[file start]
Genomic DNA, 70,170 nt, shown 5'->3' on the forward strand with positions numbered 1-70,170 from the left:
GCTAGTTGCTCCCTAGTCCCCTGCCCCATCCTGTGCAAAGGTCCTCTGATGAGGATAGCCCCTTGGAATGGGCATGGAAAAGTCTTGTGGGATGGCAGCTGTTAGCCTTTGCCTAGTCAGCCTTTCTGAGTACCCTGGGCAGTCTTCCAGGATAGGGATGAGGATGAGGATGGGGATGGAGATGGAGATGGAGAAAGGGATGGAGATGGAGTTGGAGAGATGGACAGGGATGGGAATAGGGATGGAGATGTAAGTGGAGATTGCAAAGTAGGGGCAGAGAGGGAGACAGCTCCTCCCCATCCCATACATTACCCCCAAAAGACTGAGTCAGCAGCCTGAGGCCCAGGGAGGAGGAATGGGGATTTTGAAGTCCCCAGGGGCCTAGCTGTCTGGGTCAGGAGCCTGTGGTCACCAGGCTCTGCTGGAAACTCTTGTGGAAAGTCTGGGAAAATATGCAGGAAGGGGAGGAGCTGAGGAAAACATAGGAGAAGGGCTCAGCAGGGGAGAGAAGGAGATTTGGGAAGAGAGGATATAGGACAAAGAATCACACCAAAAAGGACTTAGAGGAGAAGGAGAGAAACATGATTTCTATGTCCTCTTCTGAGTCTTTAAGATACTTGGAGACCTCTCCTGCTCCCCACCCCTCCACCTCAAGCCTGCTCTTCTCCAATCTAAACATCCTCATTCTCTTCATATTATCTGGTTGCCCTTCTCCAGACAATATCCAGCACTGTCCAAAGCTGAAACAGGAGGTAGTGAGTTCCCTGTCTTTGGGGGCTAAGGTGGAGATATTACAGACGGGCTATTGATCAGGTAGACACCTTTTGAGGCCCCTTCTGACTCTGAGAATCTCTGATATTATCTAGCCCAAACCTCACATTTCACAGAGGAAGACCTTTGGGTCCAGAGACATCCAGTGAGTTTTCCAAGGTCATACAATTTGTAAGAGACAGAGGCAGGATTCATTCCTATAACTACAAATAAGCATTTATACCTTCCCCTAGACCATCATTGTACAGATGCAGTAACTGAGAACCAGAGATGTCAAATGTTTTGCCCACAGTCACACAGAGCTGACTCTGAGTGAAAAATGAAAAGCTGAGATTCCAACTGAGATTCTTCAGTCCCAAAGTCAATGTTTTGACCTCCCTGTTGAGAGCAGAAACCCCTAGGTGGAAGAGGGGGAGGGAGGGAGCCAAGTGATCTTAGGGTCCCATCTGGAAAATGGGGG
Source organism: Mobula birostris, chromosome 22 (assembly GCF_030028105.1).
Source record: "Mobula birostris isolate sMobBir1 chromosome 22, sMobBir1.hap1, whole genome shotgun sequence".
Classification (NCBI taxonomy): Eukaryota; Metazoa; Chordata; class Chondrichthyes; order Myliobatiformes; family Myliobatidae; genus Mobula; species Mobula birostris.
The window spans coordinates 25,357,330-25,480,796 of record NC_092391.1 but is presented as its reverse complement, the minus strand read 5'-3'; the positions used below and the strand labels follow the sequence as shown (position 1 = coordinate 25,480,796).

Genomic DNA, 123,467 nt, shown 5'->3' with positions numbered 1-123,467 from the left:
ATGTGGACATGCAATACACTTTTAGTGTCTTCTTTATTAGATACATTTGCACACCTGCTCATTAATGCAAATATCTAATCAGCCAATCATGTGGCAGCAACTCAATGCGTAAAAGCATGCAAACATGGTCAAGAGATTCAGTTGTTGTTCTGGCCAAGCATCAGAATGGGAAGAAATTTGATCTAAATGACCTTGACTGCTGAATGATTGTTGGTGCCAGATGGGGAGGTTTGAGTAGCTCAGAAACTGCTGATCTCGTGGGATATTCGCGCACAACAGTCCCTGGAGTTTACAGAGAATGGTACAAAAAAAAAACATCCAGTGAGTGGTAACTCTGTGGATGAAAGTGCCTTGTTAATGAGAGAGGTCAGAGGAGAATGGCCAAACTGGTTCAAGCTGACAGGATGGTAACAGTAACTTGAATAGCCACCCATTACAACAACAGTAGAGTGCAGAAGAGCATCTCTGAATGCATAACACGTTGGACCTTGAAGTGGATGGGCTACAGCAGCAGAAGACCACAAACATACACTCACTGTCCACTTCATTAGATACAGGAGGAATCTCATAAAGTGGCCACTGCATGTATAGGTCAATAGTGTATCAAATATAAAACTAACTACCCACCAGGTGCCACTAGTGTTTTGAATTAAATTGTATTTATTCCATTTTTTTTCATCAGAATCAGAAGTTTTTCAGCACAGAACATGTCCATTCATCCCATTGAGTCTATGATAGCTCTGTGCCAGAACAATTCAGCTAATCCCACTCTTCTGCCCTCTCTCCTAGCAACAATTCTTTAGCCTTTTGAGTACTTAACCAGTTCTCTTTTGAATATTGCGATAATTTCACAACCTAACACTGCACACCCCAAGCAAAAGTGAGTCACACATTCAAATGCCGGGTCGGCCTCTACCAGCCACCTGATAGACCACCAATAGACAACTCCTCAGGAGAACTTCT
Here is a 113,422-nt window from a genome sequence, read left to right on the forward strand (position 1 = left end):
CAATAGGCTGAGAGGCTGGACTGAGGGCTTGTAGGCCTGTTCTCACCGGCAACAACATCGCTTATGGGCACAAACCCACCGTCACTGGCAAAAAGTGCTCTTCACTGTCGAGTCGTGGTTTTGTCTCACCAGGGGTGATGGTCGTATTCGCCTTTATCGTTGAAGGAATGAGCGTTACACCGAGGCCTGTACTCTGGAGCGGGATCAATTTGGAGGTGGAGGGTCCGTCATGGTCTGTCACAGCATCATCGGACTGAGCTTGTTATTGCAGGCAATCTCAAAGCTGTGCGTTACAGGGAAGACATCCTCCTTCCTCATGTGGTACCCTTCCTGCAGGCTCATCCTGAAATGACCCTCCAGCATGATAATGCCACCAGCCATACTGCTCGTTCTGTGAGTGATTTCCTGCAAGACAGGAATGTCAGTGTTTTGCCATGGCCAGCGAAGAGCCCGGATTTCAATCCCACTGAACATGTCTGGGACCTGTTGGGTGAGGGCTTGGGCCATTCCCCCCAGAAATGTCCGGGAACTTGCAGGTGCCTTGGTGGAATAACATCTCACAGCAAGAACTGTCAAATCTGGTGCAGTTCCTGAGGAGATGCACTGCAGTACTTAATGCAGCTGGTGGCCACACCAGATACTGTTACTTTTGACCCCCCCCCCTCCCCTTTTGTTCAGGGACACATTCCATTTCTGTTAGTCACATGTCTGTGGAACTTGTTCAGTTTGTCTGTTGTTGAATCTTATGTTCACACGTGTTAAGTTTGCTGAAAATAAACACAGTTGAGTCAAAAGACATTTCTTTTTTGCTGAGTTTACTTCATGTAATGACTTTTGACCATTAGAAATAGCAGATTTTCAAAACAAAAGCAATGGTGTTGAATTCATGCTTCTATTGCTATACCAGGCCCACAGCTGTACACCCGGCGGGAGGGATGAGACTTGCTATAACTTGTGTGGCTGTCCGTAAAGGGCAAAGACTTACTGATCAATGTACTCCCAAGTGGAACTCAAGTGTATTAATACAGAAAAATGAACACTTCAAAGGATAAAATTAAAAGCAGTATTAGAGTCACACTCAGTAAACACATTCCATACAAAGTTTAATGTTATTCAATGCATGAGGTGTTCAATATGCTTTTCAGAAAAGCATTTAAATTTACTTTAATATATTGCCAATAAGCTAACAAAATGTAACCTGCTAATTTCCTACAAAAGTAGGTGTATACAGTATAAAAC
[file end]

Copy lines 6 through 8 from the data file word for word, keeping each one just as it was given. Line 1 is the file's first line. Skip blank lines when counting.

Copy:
The window spans coordinates 25,357,330-25,480,796 of record NC_092391.1 but is presented as its reverse complement, the minus strand read 5'-3'; the positions used below and the strand labels follow the sequence as shown (position 1 = coordinate 25,480,796).

Genomic DNA, 123,467 nt, shown 5'->3' with positions numbered 1-123,467 from the left:
ATGTGGACATGCAATACACTTTTAGTGTCTTCTTTATTAGATACATTTGCACACCTGCTCATTAATGCAAATATCTAATCAGCCAATCATGTGGCAGCAACTCAATGCGTAAAAGCATGCAAACATGGTCAAGAGATTCAGTTGTTGTTCTGGCCAAGCATCAGAATGGGAAGAAATTTGATCTAAATGACCTTGACTGCTGAATGATTGTTGGTGCCAGATGGGGAGGTTTGAGTAGCTCAGAAACTGCTGATCTCGTGGGATATTCGCGCACAACAGTCCCTGGAGTTTACAGAGAATGGTACAAAAAAAAAACATCCAGTGAGTGGTAACTCTGTGGATGAAAGTGCCTTGTTAATGAGAGAGGTCAGAGGAGAATGGCCAAACTGGTTCAAGCTGACAGGATGGTAACAGTAACTTGAATAGCCACCCATTACAACAACAGTAGAGTGCAGAAGAGCATCTCTGAATGCATAACACGTTGGACCTTGAAGTGGATGGGCTACAGCAGCAGAAGACCACAAACATACACTCACTGTCCACTTCATTAGATACAGGAGGAATCTCATAAAGTGGCCACTGCATGTATAGGTCAATAGTGTATCAAATATAAAACTAACTACCCACCAGGTGCCACTAGTGTTTTGAATTAAATTGTATTTATTCCATTTTTTTTCATCAGAATCAGAAGTTTTTCAGCACAGAACATGTCCATTCATCCCATTGAGTCTATGATAGCTCTGTGCCAGAACAATTCAGCTAATCCCACTCTTCTGCCCTCTCTCCTAGCAACAATTCTTTAGCCTTTTGAGTACTTAACCAGTTCTCTTTTGAATATTGCGATAATTTCACAACCTAACACTGCACACCCCAAGCAAAAGTGAGTCACACATTCAAATGCCGGGTCGGCCTCTACCAGCCACCTGATAGACCACCAATAGACAACTCCTCAGGAGAACTTCT